My wife and I have four children, ages three to 12. Both sets of grandparents are helpful, but have to be asked.
They don’t just offer to help out.
It’s been 13 years since my wife and I have been away for a weekend without our children. My wife is soon turning 40.
I’d love to take her somewhere nice, for just us two.
I asked both sets of grandparents three months ago, but both refused. I suggested they share the “burden” of taking two kids each, or taking one night each with all four. But no takers.
I feel let down about it.
I know they did their time raising us, but how do I impress upon them how much this would mean to us if they could help out?
It’s hard for many people to see the “other side” of a generation divide. But try.
Four children from toddler age to an adolescent, are a major responsibility. Some grandparents love to pitch in at any time, but others have their own busy routines, or limits of endurance and patience.
You know both couples and probably could’ve guessed their reaction ahead.
It’s now unfair and unwise to hang all your hopes for a meaningful 40th birthday celebration on grandparents’ lives and energies.
Some couples make arrangements with closer-in-age siblings or friends. But still, the responsibility for someone else’s four children requires absolute trust from you that they can handle it.
If not, this “break” from the kids must wait.
My sister in-law seems to blow hot and cold with my husband and me.
I don't know what we did wrong.
It mostly seems like she’s jealous of our life, because they’re so tied up helping their single daughter with her four kids.
That's their choice.
Maybe she’s jealous without realizing it. They were planning a potluck for family and invited everyone else but us.
We haven't been invited to anything in ages… besides my husband was in hospital for five months.
They didn't visit much, seemed self- righteous to me. He’s also had problems with anxiety till now.
I’ve felt that things have been different since we bought a house. Or maybe she’s jealous maybe because I dress nice.
She does tend to turn against people very easily, so I try to be careful what I say around her. What’s your take?
You’ve already decided for the “jealousy” angle. It’s possible of course, but so is an atmosphere of judgment and criticism between your two families.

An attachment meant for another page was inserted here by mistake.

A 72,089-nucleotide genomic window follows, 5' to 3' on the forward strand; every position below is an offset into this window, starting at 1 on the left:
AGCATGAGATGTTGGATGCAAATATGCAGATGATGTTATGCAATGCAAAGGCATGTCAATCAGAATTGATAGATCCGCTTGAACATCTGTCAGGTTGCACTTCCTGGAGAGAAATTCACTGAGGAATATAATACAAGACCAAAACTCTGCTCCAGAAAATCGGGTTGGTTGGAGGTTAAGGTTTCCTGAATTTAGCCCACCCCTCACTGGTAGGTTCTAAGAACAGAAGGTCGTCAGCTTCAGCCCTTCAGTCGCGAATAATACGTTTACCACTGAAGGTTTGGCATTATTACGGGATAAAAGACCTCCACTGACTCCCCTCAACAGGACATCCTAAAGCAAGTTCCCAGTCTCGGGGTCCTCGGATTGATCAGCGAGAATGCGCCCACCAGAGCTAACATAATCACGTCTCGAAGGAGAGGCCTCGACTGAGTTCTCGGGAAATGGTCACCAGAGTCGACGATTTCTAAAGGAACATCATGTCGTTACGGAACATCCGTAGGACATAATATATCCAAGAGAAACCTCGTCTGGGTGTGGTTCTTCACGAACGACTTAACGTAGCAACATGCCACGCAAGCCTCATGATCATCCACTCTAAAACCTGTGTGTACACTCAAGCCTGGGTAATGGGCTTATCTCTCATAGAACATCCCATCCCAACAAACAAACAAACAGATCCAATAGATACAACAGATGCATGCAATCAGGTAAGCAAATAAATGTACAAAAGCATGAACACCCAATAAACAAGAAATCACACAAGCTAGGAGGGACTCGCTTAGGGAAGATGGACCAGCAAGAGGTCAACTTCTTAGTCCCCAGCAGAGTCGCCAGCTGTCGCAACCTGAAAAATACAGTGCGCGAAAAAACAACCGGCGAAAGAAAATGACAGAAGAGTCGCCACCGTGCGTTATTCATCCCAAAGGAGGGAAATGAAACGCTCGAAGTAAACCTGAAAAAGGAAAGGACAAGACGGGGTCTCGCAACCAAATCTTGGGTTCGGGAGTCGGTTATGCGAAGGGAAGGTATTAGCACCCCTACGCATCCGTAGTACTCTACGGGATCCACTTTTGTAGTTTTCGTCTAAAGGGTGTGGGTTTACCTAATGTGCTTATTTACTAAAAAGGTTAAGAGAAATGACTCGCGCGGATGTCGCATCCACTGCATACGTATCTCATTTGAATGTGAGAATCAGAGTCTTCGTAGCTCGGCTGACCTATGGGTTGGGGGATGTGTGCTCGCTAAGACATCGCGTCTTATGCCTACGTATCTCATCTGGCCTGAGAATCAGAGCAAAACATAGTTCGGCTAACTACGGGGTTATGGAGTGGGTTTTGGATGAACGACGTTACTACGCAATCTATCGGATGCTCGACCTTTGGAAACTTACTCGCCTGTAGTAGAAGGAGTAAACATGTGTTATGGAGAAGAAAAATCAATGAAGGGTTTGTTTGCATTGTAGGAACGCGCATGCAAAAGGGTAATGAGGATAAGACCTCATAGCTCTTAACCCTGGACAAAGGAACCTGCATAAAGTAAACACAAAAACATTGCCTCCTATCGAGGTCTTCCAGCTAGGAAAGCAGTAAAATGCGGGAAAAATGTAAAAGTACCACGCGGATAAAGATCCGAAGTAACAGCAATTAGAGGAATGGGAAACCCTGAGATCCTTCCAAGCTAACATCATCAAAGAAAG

Here’s a case unlike the above one, where the grandparents respond to a more obvious need to be involved with their single daughter’s four grandchildren. Lucky daughter and kids!
But, here too, this surely saps their energies and likely their savings, too. Sure, that might cause your sister-in-law some envy about having a house or nice clothes, yet why dwell on that?
If you want a better relationship, make an effort. Invite them over, that street goes both ways.
My “take” on in-laws, after years of writing this column and three years of having hosted a TV show scrutinizing in-law relationships, is this:
Truly “toxic” in-law relationships, which are so painful they require ending all contact, are rare.
The rest are annoying, disappointing, upsetting, etc. But they’re almost always being fueled equally by both sides.
Instead of trying to pin down blame and labels on the other person, do something different yourself. Change your reaction. Reach out.
I’m allergic to dairy and eggs. But I still purchase milk, eggs, and yogurt for my husband to enjoy.
He informed his mother of my dietary needs. However, she disregards them and brings food using dairy and eggs, offering them to me.
Or, she’ll make a one-portion size just for him, making me feel extremely excluded. How should I handle this?
If you take the “in-law” factor out of the situation, what matters is looking after yourself.
I, too, have some dietary restrictions, and in my case it’s mostly friends who forget, or get the information wrong.
I buy or prepare my own food, as well as have regular food for others. I’ll prepare a selection of cheese and crackers for guests, but have lactose-free cheese for me on an attractive platter with strawberries and figs.
Whatever his mother brings, thank her, put out your own food for yourself, and eat worry-free.
Tip of the day:
Grandparents don’t owe babysitting duties. Be grateful for whatever help they provide.